While testing a group of medium tele lenses on tha Sony a7RII, I came up with a way to examine longitudinal chromatic aberration (LoCA). Then I noticed that the a7RII’s autofocus (AF) optimized the red raw plane with the Batis 85. That seemed strange. I tested the Sony/Zeiss (Zony) 35mm f/2.8 and the Sony 90mm f/2.8 macro, and found that they behaved as expested. Today I’m taking a look at the Zony 55/1.8.
I lit a slanted-edge target with two Westcott LED panels, and set the color temperature to 5000K. I mounted a Sony a7RII with the Sony/Zeiss 55mm f/1.8 FE attached to the Cognisys computer-driven focusing rail. I set the controller up to use 192mm of travel and make 49 exposures 4mm apart. I set the assembly 5.5 feet from the on-axis target, mounted the lens, focused a little short of mid-rail using manual focusing, and focused on the grid using AF-S with flexible spot, AF priority, and small and medium spot sizes in turn. I exposed 49-shot series with the lens wide open. I used Jack Hogan’s Matlab program, MTF Mapper, and DCRAW to pick the horizontal edges and calculate the MTF50s for the raw color planes, imported the data into Excel, and plotted the results in cycles per picture height vs subject distance change.
Here is the manually focused analysis of the horizontal edges:
There is a moderate amout of LoCA present. Note that it’s possible to get MTF50s of over 800 cy/ph for all layers simultaneously, focusing in that manner would cause the importatn green channel to be way off its 1200 cy/ph capability.
Looking at the vertical edges:
The green channel doesn’t go quite as high, indicating a tiny bit of astigmatism.
Autofocus with a medium spot size, horizontal edges:
It looks like tha AAF system, faced with the LoCA, is trying to compromise. At least the focus point is on the right side of the red channel peak.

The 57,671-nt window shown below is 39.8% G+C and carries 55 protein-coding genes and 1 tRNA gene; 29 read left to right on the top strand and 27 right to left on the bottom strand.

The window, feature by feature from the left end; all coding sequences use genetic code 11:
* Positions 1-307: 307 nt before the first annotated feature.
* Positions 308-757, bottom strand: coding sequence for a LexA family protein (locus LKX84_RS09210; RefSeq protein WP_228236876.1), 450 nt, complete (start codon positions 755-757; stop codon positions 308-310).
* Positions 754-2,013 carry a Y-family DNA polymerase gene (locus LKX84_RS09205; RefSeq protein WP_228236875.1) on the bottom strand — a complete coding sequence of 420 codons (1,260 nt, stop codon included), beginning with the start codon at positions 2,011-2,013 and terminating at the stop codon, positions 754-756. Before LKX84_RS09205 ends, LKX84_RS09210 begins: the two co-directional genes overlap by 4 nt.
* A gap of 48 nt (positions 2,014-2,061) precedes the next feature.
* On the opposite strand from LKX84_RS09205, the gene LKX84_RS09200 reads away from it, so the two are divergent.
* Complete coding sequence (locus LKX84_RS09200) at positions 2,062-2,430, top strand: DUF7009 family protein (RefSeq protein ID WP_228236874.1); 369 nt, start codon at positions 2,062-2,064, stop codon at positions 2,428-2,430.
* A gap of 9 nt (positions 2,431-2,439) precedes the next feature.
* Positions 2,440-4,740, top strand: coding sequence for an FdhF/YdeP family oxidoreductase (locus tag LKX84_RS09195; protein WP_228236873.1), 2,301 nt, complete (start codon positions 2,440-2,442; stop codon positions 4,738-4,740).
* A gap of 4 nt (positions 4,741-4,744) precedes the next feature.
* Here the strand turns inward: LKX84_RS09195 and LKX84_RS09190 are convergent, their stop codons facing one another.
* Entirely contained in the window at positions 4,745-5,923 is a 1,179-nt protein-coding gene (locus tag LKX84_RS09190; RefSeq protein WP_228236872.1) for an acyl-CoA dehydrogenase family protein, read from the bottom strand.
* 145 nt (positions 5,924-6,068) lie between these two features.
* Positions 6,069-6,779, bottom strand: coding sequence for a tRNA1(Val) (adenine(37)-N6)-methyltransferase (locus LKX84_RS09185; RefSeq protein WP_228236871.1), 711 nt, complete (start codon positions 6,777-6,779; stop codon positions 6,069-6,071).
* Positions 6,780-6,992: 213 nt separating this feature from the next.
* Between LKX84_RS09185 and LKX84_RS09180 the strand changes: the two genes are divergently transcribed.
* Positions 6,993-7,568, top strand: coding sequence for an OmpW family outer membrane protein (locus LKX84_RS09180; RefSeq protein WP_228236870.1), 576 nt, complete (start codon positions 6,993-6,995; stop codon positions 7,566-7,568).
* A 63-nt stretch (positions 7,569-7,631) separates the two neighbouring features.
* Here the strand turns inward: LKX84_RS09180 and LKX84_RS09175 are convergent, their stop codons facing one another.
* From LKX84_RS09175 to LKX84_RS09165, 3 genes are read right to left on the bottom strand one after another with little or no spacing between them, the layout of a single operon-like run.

Same situation, but for the vertical edges:
That looks better. The astigmatism meant that the AF system couldn’t peak both the vertical and the horizontal edges, and it chose the horizontal ones. A wise move, but probably a mindless one; we have seen before that Sony AF shows a preference for vertical edges.
With a small spot size, which puts the spot entirely inside the focusing grid, the system doesn’t focus every shot. Here are data for what the AF could manage out of 49 tries, horizontal edges:
And now vertical edges:
When the AF system decided it was happy, the results are just about as good as with the medium spot.
This is really good AF performance. It is better than I can do manually.
Jack Hogan says
Excellent, Jim. And pretty decent performance by the AF. It would be interesting to see once with the camera in one spot how your best blind manual focus peaking would compare to the moving rail ‘manual’ focus curves. In other words, what’s the smallest typical step one can aspire to when focusing manually with the focus ring at low f-numbers with a lens like this (or a typical one of your choice)?